A garden can be an outdoor classroom for most of the themes on this website. Themes are perfect for creating a sense of the seasons and a garden, as an outdoor classroom, can provide a living context for learning about the world we live in. A green environment offers a variety of systems for learning “the language of nature”: ecology, interdependence, diversity, cycles, boundaries, energy, resources, succession and sustainability. A garden brings the natural world (literally) to the fingertips of students.
- In preparation, students choose the ingredients for a spaghetti meal. In doing so, let them choose between:
- Organic versus conventionally produced vegetables
- Locally grown or imported products
- More expensive local businesses versus cheaper chains
- Convenience versus quality
- They then discuss the true costs (economic, health and environmental) of their choices, as well as the many changes within food production over the past century and the impact of supporting or not supporting the local economy.
- Students gather background information on themed gardens, such as:
- Historic gardens bring history to life. Choose an area and time and research what gardens were grown at that time.
- Butterfly gardens contain native plants that are attractive to butterflies. Research what butterflies live in your area and what plants they depend on.
- Ecosystem gardens help explore what an area looked like before humans “took over. Students can research the history of the local landscape and then recreate it based on what the area used to look like. Consider a heather garden, woodland garden or meadow garden.
- Heritage gardens teach the importance of conserving biodiversity. Try collecting and/or growing “forgotten vegetables” and both wild and cultivated varieties.
- Food gardens make students aware about where their food comes from. They learn about making food choices for a healthy diet and eating seasonal foods grown locally.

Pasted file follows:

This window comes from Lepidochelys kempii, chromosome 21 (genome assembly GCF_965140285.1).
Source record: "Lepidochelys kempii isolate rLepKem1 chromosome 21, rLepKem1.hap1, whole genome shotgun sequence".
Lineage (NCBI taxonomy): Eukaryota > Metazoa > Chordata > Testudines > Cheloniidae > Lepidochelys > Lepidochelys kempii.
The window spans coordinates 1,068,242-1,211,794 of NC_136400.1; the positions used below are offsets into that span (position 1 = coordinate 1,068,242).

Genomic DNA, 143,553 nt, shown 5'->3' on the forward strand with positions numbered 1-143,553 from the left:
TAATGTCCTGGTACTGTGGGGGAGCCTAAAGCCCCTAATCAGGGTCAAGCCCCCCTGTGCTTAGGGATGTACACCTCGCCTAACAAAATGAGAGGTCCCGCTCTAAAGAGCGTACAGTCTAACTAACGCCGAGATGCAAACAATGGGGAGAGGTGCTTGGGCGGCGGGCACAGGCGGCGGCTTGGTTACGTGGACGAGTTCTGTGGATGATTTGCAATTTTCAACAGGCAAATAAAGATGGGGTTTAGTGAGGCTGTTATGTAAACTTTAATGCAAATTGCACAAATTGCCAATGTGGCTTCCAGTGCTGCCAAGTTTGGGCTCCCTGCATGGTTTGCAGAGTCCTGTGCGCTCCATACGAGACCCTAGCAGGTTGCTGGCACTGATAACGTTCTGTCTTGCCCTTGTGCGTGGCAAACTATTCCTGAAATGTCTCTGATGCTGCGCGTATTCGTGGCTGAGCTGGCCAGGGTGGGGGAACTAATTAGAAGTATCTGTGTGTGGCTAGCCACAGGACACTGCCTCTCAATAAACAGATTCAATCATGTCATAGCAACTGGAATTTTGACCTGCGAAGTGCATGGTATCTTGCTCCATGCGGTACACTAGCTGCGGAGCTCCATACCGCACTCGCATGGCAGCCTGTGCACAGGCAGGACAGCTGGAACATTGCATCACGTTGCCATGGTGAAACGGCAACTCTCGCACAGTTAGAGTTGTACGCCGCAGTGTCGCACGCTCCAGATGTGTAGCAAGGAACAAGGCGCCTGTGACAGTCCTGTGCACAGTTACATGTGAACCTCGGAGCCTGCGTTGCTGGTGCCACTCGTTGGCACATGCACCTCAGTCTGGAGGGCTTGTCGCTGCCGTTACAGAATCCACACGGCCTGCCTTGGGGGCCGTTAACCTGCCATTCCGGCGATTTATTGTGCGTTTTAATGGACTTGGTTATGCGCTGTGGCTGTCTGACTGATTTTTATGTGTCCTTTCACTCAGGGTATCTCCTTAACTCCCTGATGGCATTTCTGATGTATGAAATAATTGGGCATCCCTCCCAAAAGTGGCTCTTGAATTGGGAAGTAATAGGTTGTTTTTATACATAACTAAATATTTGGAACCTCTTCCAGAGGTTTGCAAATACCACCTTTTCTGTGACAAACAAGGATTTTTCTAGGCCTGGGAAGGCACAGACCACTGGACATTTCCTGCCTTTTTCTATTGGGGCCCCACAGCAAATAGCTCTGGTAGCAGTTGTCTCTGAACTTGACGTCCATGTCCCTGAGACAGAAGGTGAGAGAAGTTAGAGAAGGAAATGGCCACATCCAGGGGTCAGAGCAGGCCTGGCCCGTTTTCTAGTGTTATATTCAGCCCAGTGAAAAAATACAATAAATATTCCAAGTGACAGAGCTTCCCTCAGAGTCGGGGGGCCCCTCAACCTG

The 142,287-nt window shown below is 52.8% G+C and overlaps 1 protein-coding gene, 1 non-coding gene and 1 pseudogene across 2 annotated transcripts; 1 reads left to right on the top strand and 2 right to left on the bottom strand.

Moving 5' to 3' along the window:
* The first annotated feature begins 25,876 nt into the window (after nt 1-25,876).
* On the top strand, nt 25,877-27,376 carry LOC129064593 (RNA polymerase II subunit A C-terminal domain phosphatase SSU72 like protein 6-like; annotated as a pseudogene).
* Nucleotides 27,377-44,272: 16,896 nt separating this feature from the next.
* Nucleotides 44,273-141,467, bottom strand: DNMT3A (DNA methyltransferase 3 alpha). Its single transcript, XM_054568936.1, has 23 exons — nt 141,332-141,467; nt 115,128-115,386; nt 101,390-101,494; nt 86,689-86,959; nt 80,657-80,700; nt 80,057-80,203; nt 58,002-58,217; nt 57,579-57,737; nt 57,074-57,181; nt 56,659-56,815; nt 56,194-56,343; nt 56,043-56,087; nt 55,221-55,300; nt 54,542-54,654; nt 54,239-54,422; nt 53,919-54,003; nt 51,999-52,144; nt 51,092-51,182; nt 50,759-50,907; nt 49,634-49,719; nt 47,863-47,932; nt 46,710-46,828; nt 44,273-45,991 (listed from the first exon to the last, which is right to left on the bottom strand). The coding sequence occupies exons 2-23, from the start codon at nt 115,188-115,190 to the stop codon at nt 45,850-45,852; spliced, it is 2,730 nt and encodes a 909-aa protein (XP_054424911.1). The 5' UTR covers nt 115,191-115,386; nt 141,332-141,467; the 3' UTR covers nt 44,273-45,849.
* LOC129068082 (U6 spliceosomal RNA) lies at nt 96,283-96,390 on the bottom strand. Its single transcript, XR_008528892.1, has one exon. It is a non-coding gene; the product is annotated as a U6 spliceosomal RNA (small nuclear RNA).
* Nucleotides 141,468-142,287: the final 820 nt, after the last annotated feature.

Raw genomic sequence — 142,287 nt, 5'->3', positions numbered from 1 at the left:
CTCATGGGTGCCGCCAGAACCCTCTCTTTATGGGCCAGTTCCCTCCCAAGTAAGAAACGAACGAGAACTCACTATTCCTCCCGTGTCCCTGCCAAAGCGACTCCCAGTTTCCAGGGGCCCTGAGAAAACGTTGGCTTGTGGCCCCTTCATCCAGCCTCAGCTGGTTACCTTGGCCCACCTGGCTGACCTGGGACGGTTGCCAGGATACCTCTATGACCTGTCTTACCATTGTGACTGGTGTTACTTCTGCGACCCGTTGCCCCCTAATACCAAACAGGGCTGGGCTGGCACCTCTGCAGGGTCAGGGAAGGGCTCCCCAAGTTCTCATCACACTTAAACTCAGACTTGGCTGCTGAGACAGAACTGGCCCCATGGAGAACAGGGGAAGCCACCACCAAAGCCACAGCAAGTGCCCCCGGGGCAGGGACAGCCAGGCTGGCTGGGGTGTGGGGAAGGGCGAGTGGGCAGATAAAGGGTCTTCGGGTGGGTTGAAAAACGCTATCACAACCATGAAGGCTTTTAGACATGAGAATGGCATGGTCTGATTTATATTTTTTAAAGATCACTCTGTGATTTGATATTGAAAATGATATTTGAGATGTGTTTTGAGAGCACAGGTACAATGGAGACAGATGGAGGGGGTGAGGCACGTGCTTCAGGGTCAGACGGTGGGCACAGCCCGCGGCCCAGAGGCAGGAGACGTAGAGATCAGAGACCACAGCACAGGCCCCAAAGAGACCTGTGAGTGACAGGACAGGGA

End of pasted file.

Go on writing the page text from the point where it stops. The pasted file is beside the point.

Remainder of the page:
- Students work in groups to make a plan for a bed in the garden and then go about making it. Depending on the space available, divide the group into subgroups, which plan an individual bed for an entire season, sowing, planting, tending, watering, weeding and possibly harvesting.
- Students will keep a garden journal during construction with observations, data, work, analysis of his or her experiences, reports and/or drawings.
Dream big, but start with an achievable plan. Consider developing a long-term plan, adding a few components each season.
A living laboratory, in the form of a planter, outdoor or indoor garden, provides a rich context for increasing understanding of science, nutrition, social dynamics, economics, spirituality, leadership and management, among others.
Students will learn the basic principles of food production and distribution. They can use the garden to learn social skills and systems thinking.
Flipchart and outdoor space for growing food crops and flowers. Seed, manure, compost, mulch material, water and garden tools.
The essential components of a garden learning system:
- Outdoor Meeting Room
- Beds or planting beds for each plant group
- General growth area
- Special project area for experiments
- Compost heap
- Tool shed or storage area
- Greenhouse or hothouse
Review at regular intervals with the whole group. How do students feel about being able to grow their own food? How does this fit into society? How can this be used in the rest of the world? What was the most important thing that happened in this activity? What issues are they still missing?